The Chinese model of project financing in developing countries has again come for criticism for creating debt traps with Djibouti Struggling to Repay Chinese Loans. One of the countries at the heart of China’s multibillion-dollar “Belt and Road Initiative”, Djibouti, the tiny nation at the intersection of the Red Sea and the Gulf of Aden is struggling under mounting financing pressure and has suspended debt repayments to China, its main bilateral creditor. Djibouti owed a total of USD 2.68 billion to external creditors as of the end of 2020, according to the World Bank.
In its latest report on Djibouti, the World Bank said the country’s external debt servicing costs tripled in 2022 from USD 54 million last year to USD 184 million and predicted a further increase to USD 266 million next year.
Given the sharp projected increase in its external debt servicing, the International Monetary Fund (IMF) also declared Djibouti’s debt as being unsustainable in late 2021.
Apart from pushing the small country into unsustainable debt, China’s Djibouti investment is also being looked at as an outstanding example of its military expansionism and strategic designs. China has created vast commercial and military interests in Djibouti. Its strategic position – on the Horn of Africa’s Bab-el-Mandeb Strait that controls access to the Red Sea and the Suez Canal has made Djibouti a major destination for Chinese capital, especially in the maritime and free-trade zones.
The developing countries like Djibouti are fascinated towards China in the hope of getting funds to create vital infrastructure. But they slowly drift into the morass of unsustainable debt. According to the Boston University’s Global Development Policy Centre data, Djibouti took USD 1.5 billion from Chinese lenders between 2000 and 2020. This is a hug amount, given the limited avenues of revenue in Djibouti to repay the loans.
The Chinese loans to Djibouti have accumulated over the years. Much of the money was advanced in 2013 – USD 492 million to finance construction of its portion of the Addis Ababa-Djibouti railway, and USD 322 million for the 101km water pipeline from the Ethiopian town of Hadagalla to the Djiboutian interior.
Djibouti borrowed a further USD 344 million in 2016 for construction of the multipurpose Doraleh port. All three of these loans were extended by the Export-Import Bank of China.
In 2017, another USD 150 million was provided by China Merchants Port Holdings Company Ltd, to build the Djibouti free-trade zone.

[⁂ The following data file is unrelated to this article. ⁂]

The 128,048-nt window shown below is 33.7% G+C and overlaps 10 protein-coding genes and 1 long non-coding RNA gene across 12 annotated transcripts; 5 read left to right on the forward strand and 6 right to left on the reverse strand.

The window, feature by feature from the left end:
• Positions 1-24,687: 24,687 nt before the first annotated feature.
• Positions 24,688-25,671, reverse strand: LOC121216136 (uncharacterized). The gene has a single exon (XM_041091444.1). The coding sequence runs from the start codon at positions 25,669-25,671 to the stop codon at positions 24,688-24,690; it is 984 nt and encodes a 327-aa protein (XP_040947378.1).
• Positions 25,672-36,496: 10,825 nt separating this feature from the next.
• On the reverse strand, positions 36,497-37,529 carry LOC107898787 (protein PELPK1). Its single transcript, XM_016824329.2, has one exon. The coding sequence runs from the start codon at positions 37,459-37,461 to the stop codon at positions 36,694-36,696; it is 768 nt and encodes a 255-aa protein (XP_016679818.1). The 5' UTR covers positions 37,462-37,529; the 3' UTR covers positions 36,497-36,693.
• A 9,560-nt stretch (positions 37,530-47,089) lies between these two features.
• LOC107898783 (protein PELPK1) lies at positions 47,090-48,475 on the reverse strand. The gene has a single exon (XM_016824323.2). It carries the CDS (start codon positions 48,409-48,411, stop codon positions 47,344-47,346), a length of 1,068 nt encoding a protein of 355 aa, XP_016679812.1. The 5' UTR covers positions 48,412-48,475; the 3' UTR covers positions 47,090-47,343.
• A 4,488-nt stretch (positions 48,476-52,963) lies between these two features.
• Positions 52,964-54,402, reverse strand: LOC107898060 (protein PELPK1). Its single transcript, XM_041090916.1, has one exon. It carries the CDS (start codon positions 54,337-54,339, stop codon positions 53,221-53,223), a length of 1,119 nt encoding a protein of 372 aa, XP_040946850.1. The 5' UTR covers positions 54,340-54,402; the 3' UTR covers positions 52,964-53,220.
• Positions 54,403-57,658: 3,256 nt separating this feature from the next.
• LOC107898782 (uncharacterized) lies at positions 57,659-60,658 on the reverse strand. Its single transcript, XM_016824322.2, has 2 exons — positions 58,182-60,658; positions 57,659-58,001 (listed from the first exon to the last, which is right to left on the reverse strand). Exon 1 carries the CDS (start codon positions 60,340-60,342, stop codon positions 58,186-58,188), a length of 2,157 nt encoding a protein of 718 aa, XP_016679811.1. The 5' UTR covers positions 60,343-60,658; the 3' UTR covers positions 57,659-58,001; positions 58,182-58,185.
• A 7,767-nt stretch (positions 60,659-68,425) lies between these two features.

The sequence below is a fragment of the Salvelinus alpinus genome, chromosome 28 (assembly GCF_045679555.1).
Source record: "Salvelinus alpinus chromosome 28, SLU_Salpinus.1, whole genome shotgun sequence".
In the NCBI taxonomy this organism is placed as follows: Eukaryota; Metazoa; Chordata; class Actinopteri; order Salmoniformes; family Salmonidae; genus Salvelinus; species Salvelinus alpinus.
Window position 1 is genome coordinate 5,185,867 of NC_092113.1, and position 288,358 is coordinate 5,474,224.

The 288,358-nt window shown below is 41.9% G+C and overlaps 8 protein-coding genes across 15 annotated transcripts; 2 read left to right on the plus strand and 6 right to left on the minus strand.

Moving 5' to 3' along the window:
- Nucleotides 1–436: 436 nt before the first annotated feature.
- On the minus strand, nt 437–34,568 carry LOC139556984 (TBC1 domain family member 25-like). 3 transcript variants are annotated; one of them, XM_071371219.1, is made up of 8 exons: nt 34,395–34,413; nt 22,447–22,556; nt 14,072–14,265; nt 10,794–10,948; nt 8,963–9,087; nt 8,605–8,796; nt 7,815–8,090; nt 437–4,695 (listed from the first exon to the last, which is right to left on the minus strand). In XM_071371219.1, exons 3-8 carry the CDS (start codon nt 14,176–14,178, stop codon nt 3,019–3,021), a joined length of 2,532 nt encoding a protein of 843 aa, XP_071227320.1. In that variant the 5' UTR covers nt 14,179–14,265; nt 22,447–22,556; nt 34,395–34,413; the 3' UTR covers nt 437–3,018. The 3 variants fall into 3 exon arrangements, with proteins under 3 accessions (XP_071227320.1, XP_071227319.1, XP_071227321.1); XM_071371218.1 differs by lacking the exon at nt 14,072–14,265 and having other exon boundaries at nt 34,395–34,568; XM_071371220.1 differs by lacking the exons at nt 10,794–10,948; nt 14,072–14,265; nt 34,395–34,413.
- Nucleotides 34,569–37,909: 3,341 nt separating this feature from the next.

Chinese companies are also interested in Djibouti for its commercial prospects. Many Chinese companies have invested in the country’s maritime industry and free-trade zones. China Merchants Group has pumped money into turning the Port of Djibouti into an international business district. It has also funded the port’s mega extension – the USD 590 million Doraleh multipurpose port – just west of the capital. China’s first overseas military base opened in 2017 next to the Chinese-operated port of Doraleh. With an eye on the Indian Ocean rim countries, these Chinese companies see lot of potential in Djibouti for doing business.
However, critics point out that China’s model of project funding has little place to develop local industries and create sustained business and employment opportunities. It pays scant attention to help countries become self sufficient even in basic goods such as food by promoting agriculture and other livelihood opportunities to locals based on local resources. Now, as the Russia-Ukraine war has no signs to relent and food and energy prices are soaring Djibouti is struggling to maintain supply of essential goods such as food and fuel at affordable price to its citizens.
Djibouti is a net importer of food and fuel, covering up to 90 % of its food needs through imports. Soaring global oil and food prices have pushed up inflation – the year-on-year rate at the end of June 2022 was 11%. Djibouti continued to be disproportionately affected by the steep rise in global food prices and the war in Ukraine, including disruptions to food supply chains. Rising cost of living is pushing more people into poverty.
The Covid-19 pandemic and Ukraine war have made things further tough for Djibouti. According to experts, Djibouti’s debts were always going to be difficult to pay, “but have become un-payable because of the impacts of the Covid-19 pandemic and other economic shocks on the economy. Nevertheless, the sustainability of Djibouti’s debts was always questionable and since long before the pandemic. But the pandemic further curbed its debt-servicing capacities.
Djibouti’s decision to suspend its bilateral debt payments adds to concerns about the growing number of countries in Africa facing repayment troubles. In 2020, Zambia became the first African country to default on some of its debts. Kenya and Ethiopia are also feeling the squeeze.
It is likely that Djibouti will not be the last African country not being able to service its loans. The acute social and economic repercussions of multiple global crises demand multilateral debt relief from Africa’s main creditors, including China. Beijing’s loans are accelerating the construction of the ports and railways that poorer countries desperately need. But the price could be steep: rising debts, a potential weakening of sovereignty and a possible loss of key assets if they default on their loans. In view of this, China’s model is increasingly coming under scrutiny and suspicion in the African nations.